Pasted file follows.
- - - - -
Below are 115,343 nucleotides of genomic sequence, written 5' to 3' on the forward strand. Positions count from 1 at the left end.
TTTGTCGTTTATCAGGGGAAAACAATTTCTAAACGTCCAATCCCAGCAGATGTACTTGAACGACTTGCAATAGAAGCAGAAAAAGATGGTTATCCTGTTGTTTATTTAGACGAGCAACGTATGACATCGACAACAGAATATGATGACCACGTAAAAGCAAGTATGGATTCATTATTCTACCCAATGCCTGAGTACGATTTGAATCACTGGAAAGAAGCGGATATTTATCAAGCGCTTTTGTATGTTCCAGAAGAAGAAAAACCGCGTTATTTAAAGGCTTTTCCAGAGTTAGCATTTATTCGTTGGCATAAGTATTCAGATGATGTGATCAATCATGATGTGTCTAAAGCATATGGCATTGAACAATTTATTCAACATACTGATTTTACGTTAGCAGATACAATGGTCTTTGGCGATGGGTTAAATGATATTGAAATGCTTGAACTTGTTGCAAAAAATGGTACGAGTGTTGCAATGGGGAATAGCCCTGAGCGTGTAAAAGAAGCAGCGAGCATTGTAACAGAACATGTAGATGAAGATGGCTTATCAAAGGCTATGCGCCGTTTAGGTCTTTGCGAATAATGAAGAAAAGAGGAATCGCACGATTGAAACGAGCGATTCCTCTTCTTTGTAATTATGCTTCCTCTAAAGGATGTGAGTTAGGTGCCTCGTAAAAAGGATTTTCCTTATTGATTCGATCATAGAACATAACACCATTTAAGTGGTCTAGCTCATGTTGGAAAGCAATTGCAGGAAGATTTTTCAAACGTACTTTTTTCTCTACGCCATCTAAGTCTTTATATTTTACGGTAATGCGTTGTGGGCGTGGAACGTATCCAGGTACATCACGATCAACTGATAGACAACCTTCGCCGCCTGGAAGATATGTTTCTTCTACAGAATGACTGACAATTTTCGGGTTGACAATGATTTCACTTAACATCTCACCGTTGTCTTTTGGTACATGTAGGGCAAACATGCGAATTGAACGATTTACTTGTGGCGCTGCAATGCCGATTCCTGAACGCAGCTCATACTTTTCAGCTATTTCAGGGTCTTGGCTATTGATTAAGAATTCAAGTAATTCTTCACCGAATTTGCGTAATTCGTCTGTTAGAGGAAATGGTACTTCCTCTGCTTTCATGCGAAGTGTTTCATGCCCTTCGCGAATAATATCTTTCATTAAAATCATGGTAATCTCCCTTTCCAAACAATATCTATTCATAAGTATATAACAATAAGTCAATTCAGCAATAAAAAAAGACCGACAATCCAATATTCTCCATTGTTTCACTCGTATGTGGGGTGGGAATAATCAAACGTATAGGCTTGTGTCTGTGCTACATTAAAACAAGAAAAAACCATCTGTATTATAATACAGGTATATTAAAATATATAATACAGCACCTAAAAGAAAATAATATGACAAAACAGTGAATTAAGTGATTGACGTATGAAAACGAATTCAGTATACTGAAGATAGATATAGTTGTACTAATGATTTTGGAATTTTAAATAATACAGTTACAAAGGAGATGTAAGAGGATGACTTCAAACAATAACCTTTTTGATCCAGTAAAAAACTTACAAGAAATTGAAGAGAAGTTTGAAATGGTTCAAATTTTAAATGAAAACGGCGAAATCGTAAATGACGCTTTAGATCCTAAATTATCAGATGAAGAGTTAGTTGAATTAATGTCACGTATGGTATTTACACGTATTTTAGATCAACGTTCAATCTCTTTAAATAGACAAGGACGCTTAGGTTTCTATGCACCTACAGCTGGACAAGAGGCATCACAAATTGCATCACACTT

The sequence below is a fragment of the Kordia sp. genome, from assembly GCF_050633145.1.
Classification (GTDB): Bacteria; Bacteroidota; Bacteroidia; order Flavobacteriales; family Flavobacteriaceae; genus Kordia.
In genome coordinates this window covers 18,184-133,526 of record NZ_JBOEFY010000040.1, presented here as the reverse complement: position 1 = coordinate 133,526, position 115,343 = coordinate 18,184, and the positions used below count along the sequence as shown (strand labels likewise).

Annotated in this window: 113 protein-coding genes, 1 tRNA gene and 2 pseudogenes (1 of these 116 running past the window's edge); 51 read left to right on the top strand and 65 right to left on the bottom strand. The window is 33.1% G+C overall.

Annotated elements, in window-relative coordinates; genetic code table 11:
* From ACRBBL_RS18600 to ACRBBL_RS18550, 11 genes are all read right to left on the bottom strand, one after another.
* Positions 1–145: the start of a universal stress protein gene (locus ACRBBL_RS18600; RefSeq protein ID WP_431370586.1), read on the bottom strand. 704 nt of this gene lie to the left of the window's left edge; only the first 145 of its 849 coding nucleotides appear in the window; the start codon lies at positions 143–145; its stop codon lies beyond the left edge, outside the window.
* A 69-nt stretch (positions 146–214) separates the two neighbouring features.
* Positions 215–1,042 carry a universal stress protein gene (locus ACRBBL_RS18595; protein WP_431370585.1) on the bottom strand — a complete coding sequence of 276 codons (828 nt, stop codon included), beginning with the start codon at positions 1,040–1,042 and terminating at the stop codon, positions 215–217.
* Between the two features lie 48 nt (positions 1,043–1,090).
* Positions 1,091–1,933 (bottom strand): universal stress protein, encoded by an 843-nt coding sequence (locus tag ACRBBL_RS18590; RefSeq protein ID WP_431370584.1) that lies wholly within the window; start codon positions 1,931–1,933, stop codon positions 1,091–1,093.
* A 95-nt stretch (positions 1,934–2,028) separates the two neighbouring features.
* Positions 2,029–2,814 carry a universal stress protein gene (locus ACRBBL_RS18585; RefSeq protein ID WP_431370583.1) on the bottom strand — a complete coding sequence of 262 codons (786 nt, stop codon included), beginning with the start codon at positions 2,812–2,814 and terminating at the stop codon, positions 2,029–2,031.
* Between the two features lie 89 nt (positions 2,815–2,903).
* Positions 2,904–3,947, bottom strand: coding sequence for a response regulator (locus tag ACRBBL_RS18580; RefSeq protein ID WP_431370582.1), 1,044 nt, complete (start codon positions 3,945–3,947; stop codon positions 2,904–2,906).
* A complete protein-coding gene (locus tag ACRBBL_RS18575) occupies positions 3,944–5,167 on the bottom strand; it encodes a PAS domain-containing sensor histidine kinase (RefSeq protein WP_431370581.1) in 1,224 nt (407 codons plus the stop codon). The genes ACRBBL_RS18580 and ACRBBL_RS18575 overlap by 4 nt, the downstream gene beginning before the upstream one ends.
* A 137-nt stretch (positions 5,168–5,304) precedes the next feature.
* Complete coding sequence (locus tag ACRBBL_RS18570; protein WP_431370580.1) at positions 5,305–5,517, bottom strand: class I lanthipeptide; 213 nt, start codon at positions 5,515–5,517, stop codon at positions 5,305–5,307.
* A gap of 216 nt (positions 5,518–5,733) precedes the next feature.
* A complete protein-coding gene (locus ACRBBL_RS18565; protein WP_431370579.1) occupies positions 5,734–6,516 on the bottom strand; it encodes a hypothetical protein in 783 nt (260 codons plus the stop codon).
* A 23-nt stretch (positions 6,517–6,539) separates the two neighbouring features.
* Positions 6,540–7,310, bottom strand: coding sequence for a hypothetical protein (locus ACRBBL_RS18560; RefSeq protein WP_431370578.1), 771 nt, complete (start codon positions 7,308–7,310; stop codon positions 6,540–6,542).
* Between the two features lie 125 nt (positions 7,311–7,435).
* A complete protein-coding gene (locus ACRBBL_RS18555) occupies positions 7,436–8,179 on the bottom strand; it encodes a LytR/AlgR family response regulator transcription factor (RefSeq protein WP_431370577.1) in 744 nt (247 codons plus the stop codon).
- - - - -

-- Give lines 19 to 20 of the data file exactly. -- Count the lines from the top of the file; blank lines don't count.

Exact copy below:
* A 137-nt stretch (positions 5,168–5,304) precedes the next feature.
* Complete coding sequence (locus tag ACRBBL_RS18570; protein WP_431370580.1) at positions 5,305–5,517, bottom strand: class I lanthipeptide; 213 nt, start codon at positions 5,515–5,517, stop codon at positions 5,305–5,307.